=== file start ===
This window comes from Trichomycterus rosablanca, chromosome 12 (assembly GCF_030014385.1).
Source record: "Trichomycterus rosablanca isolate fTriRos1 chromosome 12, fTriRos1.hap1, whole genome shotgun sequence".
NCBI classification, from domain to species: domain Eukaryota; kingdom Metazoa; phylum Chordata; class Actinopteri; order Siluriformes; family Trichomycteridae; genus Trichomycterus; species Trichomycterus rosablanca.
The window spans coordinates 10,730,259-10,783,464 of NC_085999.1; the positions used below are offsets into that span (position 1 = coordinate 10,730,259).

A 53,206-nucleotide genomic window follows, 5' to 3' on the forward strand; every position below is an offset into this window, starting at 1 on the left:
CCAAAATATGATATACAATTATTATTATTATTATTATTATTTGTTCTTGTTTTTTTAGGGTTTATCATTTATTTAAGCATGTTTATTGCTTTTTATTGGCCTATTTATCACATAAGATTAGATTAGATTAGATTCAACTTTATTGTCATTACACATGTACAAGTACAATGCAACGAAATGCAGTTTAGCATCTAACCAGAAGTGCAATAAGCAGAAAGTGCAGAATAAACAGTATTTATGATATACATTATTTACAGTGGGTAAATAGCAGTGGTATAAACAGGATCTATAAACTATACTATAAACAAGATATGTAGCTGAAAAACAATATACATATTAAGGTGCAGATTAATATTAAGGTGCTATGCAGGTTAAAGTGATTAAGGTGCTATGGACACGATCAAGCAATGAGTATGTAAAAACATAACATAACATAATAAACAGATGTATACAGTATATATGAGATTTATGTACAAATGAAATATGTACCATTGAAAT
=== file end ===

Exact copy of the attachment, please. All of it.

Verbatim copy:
This window comes from Trichomycterus rosablanca, chromosome 12 (assembly GCF_030014385.1).
Source record: "Trichomycterus rosablanca isolate fTriRos1 chromosome 12, fTriRos1.hap1, whole genome shotgun sequence".
NCBI classification, from domain to species: domain Eukaryota; kingdom Metazoa; phylum Chordata; class Actinopteri; order Siluriformes; family Trichomycteridae; genus Trichomycterus; species Trichomycterus rosablanca.
The window spans coordinates 10,730,259-10,783,464 of NC_085999.1; the positions used below are offsets into that span (position 1 = coordinate 10,730,259).

A 53,206-nucleotide genomic window follows, 5' to 3' on the forward strand; every position below is an offset into this window, starting at 1 on the left:
CCAAAATATGATATACAATTATTATTATTATTATTATTATTTGTTCTTGTTTTTTTAGGGTTTATCATTTATTTAAGCATGTTTATTGCTTTTTATTGGCCTATTTATCACATAAGATTAGATTAGATTAGATTCAACTTTATTGTCATTACACATGTACAAGTACAATGCAACGAAATGCAGTTTAGCATCTAACCAGAAGTGCAATAAGCAGAAAGTGCAGAATAAACAGTATTTATGATATACATTATTTACAGTGGGTAAATAGCAGTGGTATAAACAGGATCTATAAACTATACTATAAACAAGATATGTAGCTGAAAAACAATATACATATTAAGGTGCAGATTAATATTAAGGTGCTATGCAGGTTAAAGTGATTAAGGTGCTATGGACACGATCAAGCAATGAGTATGTAAAAACATAACATAACATAATAAACAGATGTATACAGTATATATGAGATTTATGTACAAATGAAATATGTACCATTGAAAT